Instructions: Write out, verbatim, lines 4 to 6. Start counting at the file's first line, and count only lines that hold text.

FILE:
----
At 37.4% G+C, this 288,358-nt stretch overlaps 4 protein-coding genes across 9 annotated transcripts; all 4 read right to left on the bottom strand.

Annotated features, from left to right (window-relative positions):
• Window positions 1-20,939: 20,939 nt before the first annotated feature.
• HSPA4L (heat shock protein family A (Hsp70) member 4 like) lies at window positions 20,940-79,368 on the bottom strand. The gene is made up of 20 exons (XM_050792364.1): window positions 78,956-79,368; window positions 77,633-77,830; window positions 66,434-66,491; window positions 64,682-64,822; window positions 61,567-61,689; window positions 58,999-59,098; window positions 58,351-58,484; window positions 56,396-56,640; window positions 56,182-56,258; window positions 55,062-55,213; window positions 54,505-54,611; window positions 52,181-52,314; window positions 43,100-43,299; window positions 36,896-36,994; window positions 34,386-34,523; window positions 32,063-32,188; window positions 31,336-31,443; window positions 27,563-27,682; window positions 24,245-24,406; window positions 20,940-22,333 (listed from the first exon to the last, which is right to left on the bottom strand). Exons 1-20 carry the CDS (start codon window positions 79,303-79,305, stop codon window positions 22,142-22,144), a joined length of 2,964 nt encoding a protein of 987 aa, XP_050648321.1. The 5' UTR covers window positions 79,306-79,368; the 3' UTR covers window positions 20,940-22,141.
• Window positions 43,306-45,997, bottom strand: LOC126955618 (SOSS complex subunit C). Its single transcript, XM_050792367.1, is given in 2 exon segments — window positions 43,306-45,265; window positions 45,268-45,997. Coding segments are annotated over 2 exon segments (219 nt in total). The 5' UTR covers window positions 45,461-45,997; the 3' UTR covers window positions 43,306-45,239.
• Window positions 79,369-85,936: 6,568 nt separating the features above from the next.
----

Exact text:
• HSPA4L (heat shock protein family A (Hsp70) member 4 like) lies at window positions 20,940-79,368 on the bottom strand. The gene is made up of 20 exons (XM_050792364.1): window positions 78,956-79,368; window positions 77,633-77,830; window positions 66,434-66,491; window positions 64,682-64,822; window positions 61,567-61,689; window positions 58,999-59,098; window positions 58,351-58,484; window positions 56,396-56,640; window positions 56,182-56,258; window positions 55,062-55,213; window positions 54,505-54,611; window positions 52,181-52,314; window positions 43,100-43,299; window positions 36,896-36,994; window positions 34,386-34,523; window positions 32,063-32,188; window positions 31,336-31,443; window positions 27,563-27,682; window positions 24,245-24,406; window positions 20,940-22,333 (listed from the first exon to the last, which is right to left on the bottom strand). Exons 1-20 carry the CDS (start codon window positions 79,303-79,305, stop codon window positions 22,142-22,144), a joined length of 2,964 nt encoding a protein of 987 aa, XP_050648321.1. The 5' UTR covers window positions 79,306-79,368; the 3' UTR covers window positions 20,940-22,141.
• Window positions 43,306-45,997, bottom strand: LOC126955618 (SOSS complex subunit C). Its single transcript, XM_050792367.1, is given in 2 exon segments — window positions 43,306-45,265; window positions 45,268-45,997. Coding segments are annotated over 2 exon segments (219 nt in total). The 5' UTR covers window positions 45,461-45,997; the 3' UTR covers window positions 43,306-45,239.
• Window positions 79,369-85,936: 6,568 nt separating the features above from the next.